Despite the neuroses, Polygon the artist displays street fortitude in word and action. He’s completely secure about his career. Last year, he fired his label (“those fuckin’ suits, man”) and self-released his latest album. He’s perfectly content to grind away as an independent artist, even if that means less piggybacking on Cudi and more performing in smaller venues like Tulsa’s Marquee (where he’s scheduled a green-themed blowout on April 20), because of the creative freedom it affords him. Typically, his reasoning is couched in blustery justification.
“Ya know I’ve got tons of friends on major labels, and maybe two or three that you’ve heard of. But 50 that are on these big major labels, they just didn’t have the leverage to get their project to the people, past the sharks and the gatekeepers and the water-downers and all that sort of shit.” Rather than submit to The Suits, he’s chosen to forge his own path. So far, the decision has paid off. His self-released EP Wolf in Cheap Clothing matched in its first week a year’s worth of downloads of his Future Green-backed Rebel Without Applause. Just a few weeks ago he shot a music video directed by Italian Vogue photographer Tomasso Cardile.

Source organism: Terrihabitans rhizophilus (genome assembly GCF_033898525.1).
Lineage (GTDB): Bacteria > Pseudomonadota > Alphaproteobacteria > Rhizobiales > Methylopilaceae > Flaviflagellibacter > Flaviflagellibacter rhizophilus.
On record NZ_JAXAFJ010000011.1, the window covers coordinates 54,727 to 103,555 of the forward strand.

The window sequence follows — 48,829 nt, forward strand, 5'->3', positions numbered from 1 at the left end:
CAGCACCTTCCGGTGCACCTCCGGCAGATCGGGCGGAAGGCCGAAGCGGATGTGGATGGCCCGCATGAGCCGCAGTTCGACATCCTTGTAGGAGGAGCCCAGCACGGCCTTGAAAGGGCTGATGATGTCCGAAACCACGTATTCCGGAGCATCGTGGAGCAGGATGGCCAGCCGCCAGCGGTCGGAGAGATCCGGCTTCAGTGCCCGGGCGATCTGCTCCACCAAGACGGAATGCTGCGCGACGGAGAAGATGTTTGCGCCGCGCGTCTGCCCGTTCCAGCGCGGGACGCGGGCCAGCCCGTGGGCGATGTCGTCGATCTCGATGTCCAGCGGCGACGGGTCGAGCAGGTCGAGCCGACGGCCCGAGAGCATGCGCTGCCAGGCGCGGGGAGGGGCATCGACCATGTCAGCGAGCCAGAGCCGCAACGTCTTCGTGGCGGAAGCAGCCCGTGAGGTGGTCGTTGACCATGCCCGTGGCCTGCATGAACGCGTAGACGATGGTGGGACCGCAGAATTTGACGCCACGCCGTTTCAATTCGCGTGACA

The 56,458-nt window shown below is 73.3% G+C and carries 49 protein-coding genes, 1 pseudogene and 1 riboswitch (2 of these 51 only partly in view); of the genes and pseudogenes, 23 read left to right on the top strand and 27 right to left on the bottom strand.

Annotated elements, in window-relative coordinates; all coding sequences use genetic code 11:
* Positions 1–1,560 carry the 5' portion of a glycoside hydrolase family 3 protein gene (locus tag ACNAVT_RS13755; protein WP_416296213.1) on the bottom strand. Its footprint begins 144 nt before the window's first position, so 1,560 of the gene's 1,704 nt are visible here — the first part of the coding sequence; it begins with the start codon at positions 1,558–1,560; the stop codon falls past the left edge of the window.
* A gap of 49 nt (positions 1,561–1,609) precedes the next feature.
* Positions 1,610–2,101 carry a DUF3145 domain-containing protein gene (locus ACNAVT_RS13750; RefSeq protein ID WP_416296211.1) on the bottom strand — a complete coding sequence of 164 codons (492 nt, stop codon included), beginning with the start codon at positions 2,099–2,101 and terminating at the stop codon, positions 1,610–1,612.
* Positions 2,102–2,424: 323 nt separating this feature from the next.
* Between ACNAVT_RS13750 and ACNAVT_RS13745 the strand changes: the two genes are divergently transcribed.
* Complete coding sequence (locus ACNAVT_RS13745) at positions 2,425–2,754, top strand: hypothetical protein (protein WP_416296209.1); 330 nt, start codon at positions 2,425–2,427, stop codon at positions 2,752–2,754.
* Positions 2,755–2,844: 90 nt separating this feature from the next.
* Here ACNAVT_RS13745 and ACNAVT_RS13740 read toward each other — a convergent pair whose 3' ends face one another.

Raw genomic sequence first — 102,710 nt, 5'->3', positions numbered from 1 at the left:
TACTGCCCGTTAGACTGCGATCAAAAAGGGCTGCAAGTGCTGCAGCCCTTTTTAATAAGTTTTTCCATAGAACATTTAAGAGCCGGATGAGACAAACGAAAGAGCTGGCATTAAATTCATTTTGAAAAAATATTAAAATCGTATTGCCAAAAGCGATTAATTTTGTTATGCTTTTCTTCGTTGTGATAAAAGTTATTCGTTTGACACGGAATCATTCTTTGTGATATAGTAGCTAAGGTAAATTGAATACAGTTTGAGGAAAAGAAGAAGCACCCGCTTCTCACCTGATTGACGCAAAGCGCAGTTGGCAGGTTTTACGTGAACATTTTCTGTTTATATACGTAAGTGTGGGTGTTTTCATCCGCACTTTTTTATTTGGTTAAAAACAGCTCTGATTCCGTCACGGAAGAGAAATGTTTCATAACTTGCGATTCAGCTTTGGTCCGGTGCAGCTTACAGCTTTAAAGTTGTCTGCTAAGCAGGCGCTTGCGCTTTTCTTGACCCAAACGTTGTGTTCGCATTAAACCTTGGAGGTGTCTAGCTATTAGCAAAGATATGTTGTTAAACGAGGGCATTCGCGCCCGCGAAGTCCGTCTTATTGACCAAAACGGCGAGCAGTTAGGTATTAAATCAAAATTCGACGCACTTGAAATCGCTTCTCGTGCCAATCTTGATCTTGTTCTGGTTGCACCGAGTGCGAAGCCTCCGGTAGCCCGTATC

He attributes his confidence as an artist to his Tulsa roots. “There weren’t too many like-minded people when I was growing up here,” he says. “I was black but I wasn’t gangsta. I was funny but I wasn’t a comedian. I was always one of these—like a bunch of one thing.“ He pauses. “I’m having trouble articulating …”
I suggest that a lot of creative Tulsans seem to struggle with this kind of identity crisis. “Exactly!” he responds. “It’s like who are you in the middle of nowhere? Figure it out.”